What Are Continuous Tenses?
I saw it while I was walking to work.
He is talking very loudly!
They will be working all day tomorrow.
Continuous tenses or progressive tenses are used to show that an action is still in motion (hasn’t finished). Although the present continuous is the most common in English, we can also use the past continuous as well as the future continuous tenses.
How To Form The Continuous Tense?
To form the continuous tense we need the present participle of a verb as well as the continuous tense of “to be” (am, is, are). This does change slightly for the past and future continuous tenses however.
He is singing.
They are running.
I am laughing.
|verb stem||present participle|
As you can see above, a lot of the time we can simply add “ing” to our verb stem to form the present participle. Sometimes though we need to remove the last letter before adding “ing” (type -> typing). We also sometimes double up the last letter (swim -> swimming).
Past Continuous Tense
We use this tense to show an event that was happening in the past.
For this form we need to use was / were before our present participle.
I was teaching all day last Tuesday.
He was cooking for two hours this morning.
They were playing together all summer.
Present Continuous Tense
This tense is used to show an event that is happening right now.
I am currently typing this article.
You are reading this page.
They are also reading this page.
We can also use this tense in a similar way to the simple present to express an ongoing pursuit or activity (e.g working or studying etc) even if we aren’t doing it right this second.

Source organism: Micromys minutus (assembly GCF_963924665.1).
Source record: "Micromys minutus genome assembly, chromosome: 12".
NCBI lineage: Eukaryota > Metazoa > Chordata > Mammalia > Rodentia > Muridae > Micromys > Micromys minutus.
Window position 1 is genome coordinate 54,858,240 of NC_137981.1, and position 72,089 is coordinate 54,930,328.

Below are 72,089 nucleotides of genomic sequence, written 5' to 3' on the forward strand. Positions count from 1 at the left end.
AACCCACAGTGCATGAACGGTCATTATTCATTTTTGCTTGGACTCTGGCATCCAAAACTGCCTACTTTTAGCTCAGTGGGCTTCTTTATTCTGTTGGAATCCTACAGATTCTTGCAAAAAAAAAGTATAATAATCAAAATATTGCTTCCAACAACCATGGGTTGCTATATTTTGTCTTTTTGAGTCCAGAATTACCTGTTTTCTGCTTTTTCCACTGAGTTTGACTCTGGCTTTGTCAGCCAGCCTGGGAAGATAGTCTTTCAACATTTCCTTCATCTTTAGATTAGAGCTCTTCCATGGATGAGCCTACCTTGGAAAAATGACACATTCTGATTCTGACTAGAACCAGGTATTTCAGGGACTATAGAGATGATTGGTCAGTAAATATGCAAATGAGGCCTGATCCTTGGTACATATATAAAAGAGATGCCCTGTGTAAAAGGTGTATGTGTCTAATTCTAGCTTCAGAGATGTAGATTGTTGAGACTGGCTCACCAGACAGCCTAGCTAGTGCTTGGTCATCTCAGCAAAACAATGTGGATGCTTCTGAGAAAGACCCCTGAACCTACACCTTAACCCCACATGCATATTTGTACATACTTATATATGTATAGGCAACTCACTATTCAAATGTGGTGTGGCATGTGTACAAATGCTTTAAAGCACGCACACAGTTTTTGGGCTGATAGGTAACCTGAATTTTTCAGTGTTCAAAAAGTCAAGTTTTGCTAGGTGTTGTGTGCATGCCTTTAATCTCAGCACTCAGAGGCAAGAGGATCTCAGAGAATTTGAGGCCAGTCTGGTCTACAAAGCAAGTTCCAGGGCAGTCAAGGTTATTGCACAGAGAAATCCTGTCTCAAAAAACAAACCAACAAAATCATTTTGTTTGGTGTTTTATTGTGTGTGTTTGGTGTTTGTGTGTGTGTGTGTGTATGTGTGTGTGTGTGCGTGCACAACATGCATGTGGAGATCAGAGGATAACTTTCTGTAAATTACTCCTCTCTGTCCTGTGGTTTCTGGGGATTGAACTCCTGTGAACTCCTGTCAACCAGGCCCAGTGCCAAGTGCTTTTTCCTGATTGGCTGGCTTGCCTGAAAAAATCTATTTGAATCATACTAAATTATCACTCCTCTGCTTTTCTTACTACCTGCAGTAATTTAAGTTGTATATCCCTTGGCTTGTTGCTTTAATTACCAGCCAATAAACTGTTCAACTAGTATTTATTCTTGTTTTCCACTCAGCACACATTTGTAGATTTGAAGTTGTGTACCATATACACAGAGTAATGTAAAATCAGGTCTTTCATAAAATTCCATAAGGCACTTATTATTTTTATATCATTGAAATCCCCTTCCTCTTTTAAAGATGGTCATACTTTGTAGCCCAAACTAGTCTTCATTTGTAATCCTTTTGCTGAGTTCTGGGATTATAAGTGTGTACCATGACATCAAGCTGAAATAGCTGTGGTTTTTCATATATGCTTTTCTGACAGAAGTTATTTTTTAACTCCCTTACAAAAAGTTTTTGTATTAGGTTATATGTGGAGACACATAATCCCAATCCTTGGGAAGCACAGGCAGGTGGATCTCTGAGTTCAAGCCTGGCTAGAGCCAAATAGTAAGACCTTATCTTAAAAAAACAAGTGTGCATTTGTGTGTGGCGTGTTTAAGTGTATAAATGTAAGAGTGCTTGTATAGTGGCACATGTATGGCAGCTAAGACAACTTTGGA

I am teaching. (This means I work as a teacher even if I’m not currently teaching a class.)
You are studying English. (This is true even if you are watching TV instead right now. As long as the studying is an ongoing thing.)
They are working on a project. (Again, they may not be doing it right this second but it is an ongoing pursuit.)
Lastly we can also use the present continuous tense to talk about things that will happen in the future.
I am visiting Grandma tomorrow.
He is traveling to Germany next week.
She is cooking dinner next Tuesday.
Future Continuous Tense
We use this tense to talk about ongoing activities that will be happening in the future.
As this is in the future we need to use “will be” before the present participle.
I will be running in the marathon next week.
He will be fishing this afternoon.
They won’t be coming to dinner tomorrow.
Although we can use most verbs in continuous form, there are some which don’t sound quite right in some situations and we are better off staying with simple tenses.
I am being a chef.I am a chef. He is liking you.He likes you. They are possessing a car.They possess a car.
Continuous Tenses Quiz
Time to test your what you have learned!
Introduction Say, tell, speak and talk. Four very similar words in English. When should we use them? what words can come after them? Is there even any difference? Let’s have a look. Say We use “say” to quote either directly or indirectly. Quoting directly means we will use quotation marks (“”) and is used to…
Introduction He kicked the ball. She is running. They moved quickly. We can divide verbs into two different categories: transitive verbs and intransitive verbs. We use these terms to describe whether a verb needs to take an object in order to make sense. In the above examples, “kicked” is transitive, “running” is intransitive and “moved”…
Below is a list of 47 useful phrasal verbs in English. They are arranged into groups to help memorize them easier. As well as this, example sentences are included to give context and make understanding their use even easier. Each section will be split up using the following format: Phrasal Verb Meaning Example Sentence “Act”…
What Are Question Tags? You’re going away again, aren’t you? He doesn’t like this food, does he? They didn’t go to the party, did they? Questions tags or tag questions (according to American grammarians) are short questions we add to the end of a sentence in order to turn a declarative statement into a question.…